There was a time when I was studying, and that fortune wasn't in my fate, but my friends were told by their parents, "If you get this grade in 10th, we'll get you a watch, and if you get this grade in 12th, you'll get a gift." That was the norm during my time. Nowadays, you can find 3-4 watches lying around in any corner of a house. Some of them might not have been touched for 6 months, but in a poor household, if there's one watch, it will be used and cared for 365 days a year. Giving something extra where resources are abundant leads to wastage, while ensuring resources where there is a need results in its proper utilization. Therefore, I believe that if we adopt the habit of equal distribution of our resources and particularly focus on need-based distribution, it will empower them, and we should work in that direction. In the same way, you must have seen that when it comes to getting things done, we are under the illusion that the government will do everything. This is the mindset of the past century, my friends. We need to step out of this belief that the government will do everything. The power of society is immense. If you tell the government to run the kitchen for mid-day meal, it will start sweating. On the contrary, our Sikh brothers and sisters run ‘langars’ (community kitchens) where thousands eat, and they never feel tired. This is happening. Society has a power, and when we connect that power, what happens? In the blocks or districts where there is leadership connecting the community, in my experience, transformation happens quickly there.
The cleanliness campaign has found its place in the direction of success today. Is it because of Modi? Is it happening because 5-50 people are sweeping with brooms? No, sir. A mindset has been created in society that we won't litter anymore. When society collectively decides not to litter, there's no need for a cleanliness campaign, my friends. Public participation is crucial, and we have a distorted interpretation of leadership here that whoever comes wearing a long kurta-pajama, adorned in khadi, becomes a leader. Leadership exists in every aspect of life. We need leaders in education, agriculture, and we don't necessarily need political leaders. Our officers are also leaders; they motivate as well.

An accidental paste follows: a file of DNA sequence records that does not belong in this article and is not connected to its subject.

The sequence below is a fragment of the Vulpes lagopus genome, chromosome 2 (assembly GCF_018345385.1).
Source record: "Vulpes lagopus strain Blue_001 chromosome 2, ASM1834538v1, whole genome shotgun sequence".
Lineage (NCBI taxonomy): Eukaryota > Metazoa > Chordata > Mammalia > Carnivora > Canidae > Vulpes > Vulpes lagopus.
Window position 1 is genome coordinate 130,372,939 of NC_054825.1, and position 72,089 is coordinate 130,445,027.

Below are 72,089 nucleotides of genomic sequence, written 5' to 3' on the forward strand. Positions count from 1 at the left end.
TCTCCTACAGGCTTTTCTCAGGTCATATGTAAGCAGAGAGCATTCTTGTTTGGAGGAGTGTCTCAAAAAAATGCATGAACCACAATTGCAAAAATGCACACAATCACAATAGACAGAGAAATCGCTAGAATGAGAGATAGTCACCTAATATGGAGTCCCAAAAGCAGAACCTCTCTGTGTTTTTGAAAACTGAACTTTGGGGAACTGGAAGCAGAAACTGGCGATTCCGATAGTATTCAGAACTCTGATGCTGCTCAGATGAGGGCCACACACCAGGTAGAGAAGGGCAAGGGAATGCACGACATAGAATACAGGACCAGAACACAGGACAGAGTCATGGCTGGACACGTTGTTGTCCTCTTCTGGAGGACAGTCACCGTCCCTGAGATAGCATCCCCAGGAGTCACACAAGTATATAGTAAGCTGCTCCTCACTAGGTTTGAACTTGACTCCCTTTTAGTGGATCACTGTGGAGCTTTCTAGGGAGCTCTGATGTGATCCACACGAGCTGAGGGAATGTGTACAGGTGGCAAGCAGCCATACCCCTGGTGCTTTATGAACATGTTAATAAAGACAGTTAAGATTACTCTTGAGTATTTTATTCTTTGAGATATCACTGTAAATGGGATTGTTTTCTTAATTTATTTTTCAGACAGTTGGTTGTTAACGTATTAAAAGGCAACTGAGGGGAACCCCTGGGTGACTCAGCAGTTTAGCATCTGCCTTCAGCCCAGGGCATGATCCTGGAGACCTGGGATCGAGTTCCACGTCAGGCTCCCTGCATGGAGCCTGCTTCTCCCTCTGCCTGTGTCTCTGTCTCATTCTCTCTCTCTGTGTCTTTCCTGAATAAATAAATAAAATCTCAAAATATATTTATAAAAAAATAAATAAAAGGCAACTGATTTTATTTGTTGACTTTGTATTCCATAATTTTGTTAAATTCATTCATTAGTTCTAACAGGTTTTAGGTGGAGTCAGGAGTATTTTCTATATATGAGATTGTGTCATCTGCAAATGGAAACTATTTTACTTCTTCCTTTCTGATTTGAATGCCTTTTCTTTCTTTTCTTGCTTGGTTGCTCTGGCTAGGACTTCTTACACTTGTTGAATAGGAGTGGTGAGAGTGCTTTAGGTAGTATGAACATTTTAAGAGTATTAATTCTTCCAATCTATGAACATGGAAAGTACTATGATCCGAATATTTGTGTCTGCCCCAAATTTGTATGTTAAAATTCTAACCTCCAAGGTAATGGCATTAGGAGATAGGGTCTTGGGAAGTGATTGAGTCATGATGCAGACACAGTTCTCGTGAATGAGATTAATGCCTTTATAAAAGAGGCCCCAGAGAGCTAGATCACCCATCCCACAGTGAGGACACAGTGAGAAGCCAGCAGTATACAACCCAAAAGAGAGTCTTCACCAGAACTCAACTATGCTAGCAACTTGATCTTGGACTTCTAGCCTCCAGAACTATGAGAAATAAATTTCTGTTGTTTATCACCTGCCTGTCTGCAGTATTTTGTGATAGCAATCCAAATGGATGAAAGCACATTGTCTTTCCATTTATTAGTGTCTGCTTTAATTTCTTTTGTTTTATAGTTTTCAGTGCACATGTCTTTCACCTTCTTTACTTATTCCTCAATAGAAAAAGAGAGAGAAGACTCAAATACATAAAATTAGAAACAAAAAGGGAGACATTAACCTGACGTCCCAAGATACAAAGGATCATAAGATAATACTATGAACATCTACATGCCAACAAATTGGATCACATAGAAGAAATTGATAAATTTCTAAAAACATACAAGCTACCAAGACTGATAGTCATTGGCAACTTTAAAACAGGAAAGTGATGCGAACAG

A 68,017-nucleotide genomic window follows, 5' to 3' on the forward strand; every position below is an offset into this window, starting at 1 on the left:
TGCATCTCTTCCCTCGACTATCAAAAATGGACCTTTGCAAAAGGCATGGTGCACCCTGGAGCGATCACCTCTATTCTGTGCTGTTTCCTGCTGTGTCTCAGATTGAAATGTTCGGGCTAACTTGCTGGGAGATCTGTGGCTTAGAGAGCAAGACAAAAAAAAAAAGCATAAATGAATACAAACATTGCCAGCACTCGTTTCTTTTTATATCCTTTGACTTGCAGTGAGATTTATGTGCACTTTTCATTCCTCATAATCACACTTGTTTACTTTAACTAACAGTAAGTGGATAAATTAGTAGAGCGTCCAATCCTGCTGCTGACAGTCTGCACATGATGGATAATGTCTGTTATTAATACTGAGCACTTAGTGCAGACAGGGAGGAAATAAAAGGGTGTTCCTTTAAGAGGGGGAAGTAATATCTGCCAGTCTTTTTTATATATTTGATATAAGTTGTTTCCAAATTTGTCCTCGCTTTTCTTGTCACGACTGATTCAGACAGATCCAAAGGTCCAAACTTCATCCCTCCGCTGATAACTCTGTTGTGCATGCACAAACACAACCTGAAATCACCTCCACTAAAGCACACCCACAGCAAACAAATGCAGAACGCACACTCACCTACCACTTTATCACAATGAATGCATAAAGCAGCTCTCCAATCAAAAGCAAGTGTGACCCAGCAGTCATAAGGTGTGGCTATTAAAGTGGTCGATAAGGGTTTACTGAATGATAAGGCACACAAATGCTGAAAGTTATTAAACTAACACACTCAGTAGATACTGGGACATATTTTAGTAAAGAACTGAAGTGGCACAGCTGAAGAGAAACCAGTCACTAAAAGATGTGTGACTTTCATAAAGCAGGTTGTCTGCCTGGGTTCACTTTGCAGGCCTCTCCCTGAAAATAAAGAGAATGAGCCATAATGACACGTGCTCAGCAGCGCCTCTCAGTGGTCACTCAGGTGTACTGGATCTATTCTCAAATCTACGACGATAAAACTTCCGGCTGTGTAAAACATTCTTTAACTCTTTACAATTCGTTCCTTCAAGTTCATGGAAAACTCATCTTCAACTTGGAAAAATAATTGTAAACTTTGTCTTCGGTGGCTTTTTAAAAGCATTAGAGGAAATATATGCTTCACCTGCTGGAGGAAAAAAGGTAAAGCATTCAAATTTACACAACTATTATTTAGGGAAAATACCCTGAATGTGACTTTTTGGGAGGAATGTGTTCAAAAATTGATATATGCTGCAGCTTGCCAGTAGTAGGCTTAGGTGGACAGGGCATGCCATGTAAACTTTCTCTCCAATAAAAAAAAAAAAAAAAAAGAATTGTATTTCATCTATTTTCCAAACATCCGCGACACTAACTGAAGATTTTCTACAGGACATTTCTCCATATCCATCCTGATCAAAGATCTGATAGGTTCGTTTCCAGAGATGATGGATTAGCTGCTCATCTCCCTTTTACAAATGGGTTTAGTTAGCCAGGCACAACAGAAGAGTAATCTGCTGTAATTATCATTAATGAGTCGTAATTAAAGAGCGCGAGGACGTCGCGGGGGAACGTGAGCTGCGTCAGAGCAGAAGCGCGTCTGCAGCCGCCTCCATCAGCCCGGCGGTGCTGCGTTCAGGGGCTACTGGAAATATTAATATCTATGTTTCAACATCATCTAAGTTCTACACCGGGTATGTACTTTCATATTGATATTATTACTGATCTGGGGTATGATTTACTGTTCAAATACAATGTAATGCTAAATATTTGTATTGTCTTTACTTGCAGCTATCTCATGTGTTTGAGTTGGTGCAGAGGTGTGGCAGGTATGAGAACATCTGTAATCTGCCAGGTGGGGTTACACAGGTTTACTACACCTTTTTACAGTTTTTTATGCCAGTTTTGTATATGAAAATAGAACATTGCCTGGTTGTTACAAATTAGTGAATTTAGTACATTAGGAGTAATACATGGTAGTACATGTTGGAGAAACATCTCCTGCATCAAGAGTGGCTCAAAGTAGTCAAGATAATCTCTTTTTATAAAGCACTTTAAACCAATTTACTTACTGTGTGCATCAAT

To build leadership at the block level and achieve the goal of team spirit in initiatives like the ‘Sankalp Saptaah’(resolution week), each group sitting there should have a common purpose—team spirit. Leadership will come when there is team spirit, and with team spirit, new ideas for public participation will emerge. Have you seen that when a natural calamity occurs, can government resources alone handle it? In no time, a large number of people come together, and they start finding solutions to problems. People start doing things, and at that moment, we also feel that, "Wow, society has helped so much, my work is done." Even officers feel good, thinking, "It's great that these people have helped, my work is done."
Anyone working at the grassroots level knows that recognizing the power of the community and connecting it is crucial. Let our schools and colleges thrive. If family members, guardians, and parents are involved, you'll see that the school will never lag behind. Ways to do this should be explored. I always say, celebrate the village's birthday; if there's a railway station, find its birthdate—it'll be in the records, celebrate its birthday. Your school may be 80 years old, 90 years old, or even 100 years old. Find out the birthdate of that school, gather all the living individuals who have studied there, and bring them together.